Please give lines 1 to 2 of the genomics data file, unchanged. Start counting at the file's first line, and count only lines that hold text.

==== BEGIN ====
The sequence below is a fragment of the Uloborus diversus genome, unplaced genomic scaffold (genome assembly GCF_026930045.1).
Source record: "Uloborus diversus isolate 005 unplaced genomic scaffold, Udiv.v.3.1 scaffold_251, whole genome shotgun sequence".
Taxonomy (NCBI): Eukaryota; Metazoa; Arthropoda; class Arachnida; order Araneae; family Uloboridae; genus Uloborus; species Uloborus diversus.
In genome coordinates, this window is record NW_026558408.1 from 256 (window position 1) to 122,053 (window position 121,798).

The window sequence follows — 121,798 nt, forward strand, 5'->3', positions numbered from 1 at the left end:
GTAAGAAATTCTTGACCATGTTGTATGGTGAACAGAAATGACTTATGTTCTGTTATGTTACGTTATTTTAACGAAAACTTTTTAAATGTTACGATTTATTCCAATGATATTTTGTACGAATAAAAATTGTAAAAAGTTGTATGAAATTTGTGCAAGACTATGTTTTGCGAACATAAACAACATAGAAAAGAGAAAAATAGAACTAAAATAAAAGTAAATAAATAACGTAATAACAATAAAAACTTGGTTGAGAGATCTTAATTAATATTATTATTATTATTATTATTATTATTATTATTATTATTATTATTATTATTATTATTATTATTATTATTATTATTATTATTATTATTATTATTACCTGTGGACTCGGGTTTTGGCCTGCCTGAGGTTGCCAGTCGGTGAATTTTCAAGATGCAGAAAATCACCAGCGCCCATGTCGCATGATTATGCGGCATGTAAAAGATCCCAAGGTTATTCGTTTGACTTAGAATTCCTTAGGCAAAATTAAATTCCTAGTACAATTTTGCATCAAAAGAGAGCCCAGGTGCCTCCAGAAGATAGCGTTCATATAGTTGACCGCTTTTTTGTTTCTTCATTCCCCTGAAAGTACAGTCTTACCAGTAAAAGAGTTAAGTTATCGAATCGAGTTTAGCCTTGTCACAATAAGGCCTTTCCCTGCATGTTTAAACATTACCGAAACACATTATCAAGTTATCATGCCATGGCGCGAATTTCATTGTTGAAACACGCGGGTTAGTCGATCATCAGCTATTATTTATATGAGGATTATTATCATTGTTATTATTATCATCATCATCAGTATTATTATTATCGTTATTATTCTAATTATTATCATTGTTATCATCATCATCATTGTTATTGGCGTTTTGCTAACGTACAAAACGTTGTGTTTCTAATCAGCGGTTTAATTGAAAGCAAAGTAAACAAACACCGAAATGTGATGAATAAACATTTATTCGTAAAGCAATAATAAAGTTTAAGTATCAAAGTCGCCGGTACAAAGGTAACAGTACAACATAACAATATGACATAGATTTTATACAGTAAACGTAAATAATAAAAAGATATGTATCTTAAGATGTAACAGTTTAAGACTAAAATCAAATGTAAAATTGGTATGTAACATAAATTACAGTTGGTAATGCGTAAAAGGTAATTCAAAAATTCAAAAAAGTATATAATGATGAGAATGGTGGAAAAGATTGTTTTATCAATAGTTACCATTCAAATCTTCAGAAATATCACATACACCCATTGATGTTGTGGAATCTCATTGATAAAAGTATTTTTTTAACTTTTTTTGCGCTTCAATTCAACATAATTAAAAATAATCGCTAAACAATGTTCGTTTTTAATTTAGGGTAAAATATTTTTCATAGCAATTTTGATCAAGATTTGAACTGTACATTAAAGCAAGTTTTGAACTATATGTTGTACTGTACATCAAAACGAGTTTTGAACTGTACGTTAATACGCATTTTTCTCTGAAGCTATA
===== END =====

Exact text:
The sequence below is a fragment of the Uloborus diversus genome, unplaced genomic scaffold (genome assembly GCF_026930045.1).
Source record: "Uloborus diversus isolate 005 unplaced genomic scaffold, Udiv.v.3.1 scaffold_251, whole genome shotgun sequence".